Since the 1970s, more people want in than can get in to our movement. Author Lane Windham offers three takeaways from the 1970s for this moment in labor history.
Lane Windham will give a talk in New York City on Thursday, 7/19 as part of the #LaborTalks series (RSVP here) If you can’t make it, you can watch it live or later via Facebook. At the event and all this week, UCS is offering 15% off her book. If you order online, let us know if you’d like it signed.
By Lane Windham
Workers and their unions are clearly under attack. The recent Janus vs. AFSCME Supreme Court decision undermines all unions, and private sector employers continue to fight unions at every step. Stewards often struggle to educate co-workers about what these assaults mean, and how to survive them.
One starting point for these conversations is to ask, “Why exactly are employers and conservative political forces fighting unions so hard?” In fact, bosses and right-wingers see the power in workers’ collective action; they fear it and try to tamp it down. The historical record shows that workers united often hold more power than they think.
My book Knocking on Labor’s Door: Union Organizing in the 1970s and the Roots of a New Economic Divide reveals that employers’ anxiety about a newly diversified and active working class was one of the driving factors behind a major assault on workers’ power.
A wave of millions of working people came knocking on labor’s door in the 1970s, trying to organize new unions in the private sector, including throughout the South. Many of the people leading these drives were women and people of color who had long been excluded from the nation’s best jobs, and from many of the nation’s unions, but who had won new access through the 1964 Civil Rights Act. As they poured into these newly opened jobs, they demanded unions. They didn’t just want a job - - they wanted a good job.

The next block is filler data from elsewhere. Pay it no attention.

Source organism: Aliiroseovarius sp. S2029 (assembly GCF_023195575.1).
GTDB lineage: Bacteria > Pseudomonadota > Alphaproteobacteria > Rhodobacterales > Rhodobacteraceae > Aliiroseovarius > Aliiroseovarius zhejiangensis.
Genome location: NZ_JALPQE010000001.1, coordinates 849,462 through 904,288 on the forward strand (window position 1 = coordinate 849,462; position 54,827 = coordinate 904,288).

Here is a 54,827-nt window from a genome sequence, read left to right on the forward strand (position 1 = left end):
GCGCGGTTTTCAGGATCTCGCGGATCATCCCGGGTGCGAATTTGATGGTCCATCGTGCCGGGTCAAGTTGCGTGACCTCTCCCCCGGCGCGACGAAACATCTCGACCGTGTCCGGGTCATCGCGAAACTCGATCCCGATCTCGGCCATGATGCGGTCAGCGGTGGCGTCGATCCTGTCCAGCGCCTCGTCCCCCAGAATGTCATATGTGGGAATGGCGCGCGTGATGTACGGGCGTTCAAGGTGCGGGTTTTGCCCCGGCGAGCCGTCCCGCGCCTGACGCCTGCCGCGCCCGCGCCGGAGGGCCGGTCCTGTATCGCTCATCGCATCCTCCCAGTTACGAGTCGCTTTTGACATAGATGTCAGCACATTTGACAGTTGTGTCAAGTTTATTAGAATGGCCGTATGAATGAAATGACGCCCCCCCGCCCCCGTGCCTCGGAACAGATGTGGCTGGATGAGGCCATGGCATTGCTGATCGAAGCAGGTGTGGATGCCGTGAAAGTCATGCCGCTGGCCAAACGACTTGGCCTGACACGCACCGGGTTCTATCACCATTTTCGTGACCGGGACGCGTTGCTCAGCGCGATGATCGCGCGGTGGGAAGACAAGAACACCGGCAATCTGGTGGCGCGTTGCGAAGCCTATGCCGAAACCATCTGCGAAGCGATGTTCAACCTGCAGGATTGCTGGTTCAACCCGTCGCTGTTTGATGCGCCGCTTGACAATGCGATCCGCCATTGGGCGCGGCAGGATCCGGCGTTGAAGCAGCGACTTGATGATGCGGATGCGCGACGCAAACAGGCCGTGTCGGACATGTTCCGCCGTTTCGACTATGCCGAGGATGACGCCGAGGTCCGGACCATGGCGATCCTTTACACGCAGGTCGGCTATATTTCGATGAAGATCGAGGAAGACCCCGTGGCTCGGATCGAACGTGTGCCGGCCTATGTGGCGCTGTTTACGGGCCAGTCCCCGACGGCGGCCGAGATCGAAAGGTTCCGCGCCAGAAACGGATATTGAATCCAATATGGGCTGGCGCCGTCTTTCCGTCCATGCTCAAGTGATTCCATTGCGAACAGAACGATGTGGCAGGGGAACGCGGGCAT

Historians have missed this wave of organizing because most only looked at data on union membership or union win rates, both of which decreased in this decade. However, I took a novel approach. I didn’t count just "yes" votes when I started to research National Labor Relations Board (NLRB) elections. Instead, I counted all the people who tried to form unions, whether they won or not.
It turns out that roughly five million workers voted in NLRB elections in the 1970s - - half a million a year - - the same pace as in labor’s heyday in the 1950s and 1960s. Meanwhile, another three million public sector workers signed up for unions in this decade.
There were lots of surprising union victories. Workers at the Midwest Stock Exchange unionized, as did those at the nation’s first foreign auto transplant, Volkswagen. Even security guards who worked for Pinkerton, the notorious strike breaking firm, won a union in the 1970s.
I interviewed workers and looked at polling, news accounts, dusty union records, and even the records of antiunion attorneys. My research shows that women powered the new wave of union organizing. In 1960, only 18 percent of union members were women; by 1984, that figure was 34 percent. African-American workers were, by far, the most likely workers to say they wanted a union, and the decade marked a high point for Southern organizing.
So what happened? If so many workers wanted unions, then why has the labor movement shrunk so much?